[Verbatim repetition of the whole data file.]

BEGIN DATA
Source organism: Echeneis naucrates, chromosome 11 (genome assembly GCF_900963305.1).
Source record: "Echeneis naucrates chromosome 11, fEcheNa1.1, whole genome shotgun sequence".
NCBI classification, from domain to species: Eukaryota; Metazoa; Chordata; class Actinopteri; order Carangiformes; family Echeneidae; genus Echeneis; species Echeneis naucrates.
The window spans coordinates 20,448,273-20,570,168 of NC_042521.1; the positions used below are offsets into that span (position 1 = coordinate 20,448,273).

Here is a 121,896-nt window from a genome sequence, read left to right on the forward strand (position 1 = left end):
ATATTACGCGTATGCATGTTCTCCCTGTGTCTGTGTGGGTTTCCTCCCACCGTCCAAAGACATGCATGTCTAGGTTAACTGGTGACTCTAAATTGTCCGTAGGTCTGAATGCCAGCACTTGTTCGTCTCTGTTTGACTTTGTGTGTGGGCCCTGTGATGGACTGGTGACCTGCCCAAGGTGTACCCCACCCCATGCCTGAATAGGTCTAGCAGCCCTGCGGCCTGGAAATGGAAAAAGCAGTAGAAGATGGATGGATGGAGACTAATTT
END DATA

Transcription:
Source organism: Echeneis naucrates, chromosome 11 (genome assembly GCF_900963305.1).
Source record: "Echeneis naucrates chromosome 11, fEcheNa1.1, whole genome shotgun sequence".
NCBI classification, from domain to species: Eukaryota; Metazoa; Chordata; class Actinopteri; order Carangiformes; family Echeneidae; genus Echeneis; species Echeneis naucrates.
The window spans coordinates 20,448,273-20,570,168 of NC_042521.1; the positions used below are offsets into that span (position 1 = coordinate 20,448,273).

Here is a 121,896-nt window from a genome sequence, read left to right on the forward strand (position 1 = left end):
ATATTACGCGTATGCATGTTCTCCCTGTGTCTGTGTGGGTTTCCTCCCACCGTCCAAAGACATGCATGTCTAGGTTAACTGGTGACTCTAAATTGTCCGTAGGTCTGAATGCCAGCACTTGTTCGTCTCTGTTTGACTTTGTGTGTGGGCCCTGTGATGGACTGGTGACCTGCCCAAGGTGTACCCCACCCCATGCCTGAATAGGTCTAGCAGCCCTGCGGCCTGGAAATGGAAAAAGCAGTAGAAGATGGATGGATGGAGACTAATTT